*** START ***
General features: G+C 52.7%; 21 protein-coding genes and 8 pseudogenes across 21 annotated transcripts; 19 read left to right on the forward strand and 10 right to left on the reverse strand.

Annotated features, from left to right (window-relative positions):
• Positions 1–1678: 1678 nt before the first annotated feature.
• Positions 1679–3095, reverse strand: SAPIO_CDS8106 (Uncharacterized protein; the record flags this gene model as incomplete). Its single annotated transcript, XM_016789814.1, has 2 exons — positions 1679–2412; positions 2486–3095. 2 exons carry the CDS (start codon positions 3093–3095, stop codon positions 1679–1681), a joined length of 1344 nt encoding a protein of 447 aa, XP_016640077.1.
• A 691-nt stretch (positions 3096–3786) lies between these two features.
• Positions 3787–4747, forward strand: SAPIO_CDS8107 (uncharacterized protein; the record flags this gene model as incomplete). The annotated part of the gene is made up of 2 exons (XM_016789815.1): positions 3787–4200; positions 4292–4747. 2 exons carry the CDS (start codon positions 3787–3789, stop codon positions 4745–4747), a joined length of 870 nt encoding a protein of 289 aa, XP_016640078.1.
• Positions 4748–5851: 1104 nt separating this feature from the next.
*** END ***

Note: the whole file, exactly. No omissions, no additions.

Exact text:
General features: G+C 52.7%; 21 protein-coding genes and 8 pseudogenes across 21 annotated transcripts; 19 read left to right on the forward strand and 10 right to left on the reverse strand.

Annotated features, from left to right (window-relative positions):
• Positions 1–1678: 1678 nt before the first annotated feature.
• Positions 1679–3095, reverse strand: SAPIO_CDS8106 (Uncharacterized protein; the record flags this gene model as incomplete). Its single annotated transcript, XM_016789814.1, has 2 exons — positions 1679–2412; positions 2486–3095. 2 exons carry the CDS (start codon positions 3093–3095, stop codon positions 1679–1681), a joined length of 1344 nt encoding a protein of 447 aa, XP_016640077.1.
• A 691-nt stretch (positions 3096–3786) lies between these two features.
• Positions 3787–4747, forward strand: SAPIO_CDS8107 (uncharacterized protein; the record flags this gene model as incomplete). The annotated part of the gene is made up of 2 exons (XM_016789815.1): positions 3787–4200; positions 4292–4747. 2 exons carry the CDS (start codon positions 3787–3789, stop codon positions 4745–4747), a joined length of 870 nt encoding a protein of 289 aa, XP_016640078.1.
• Positions 4748–5851: 1104 nt separating this feature from the next.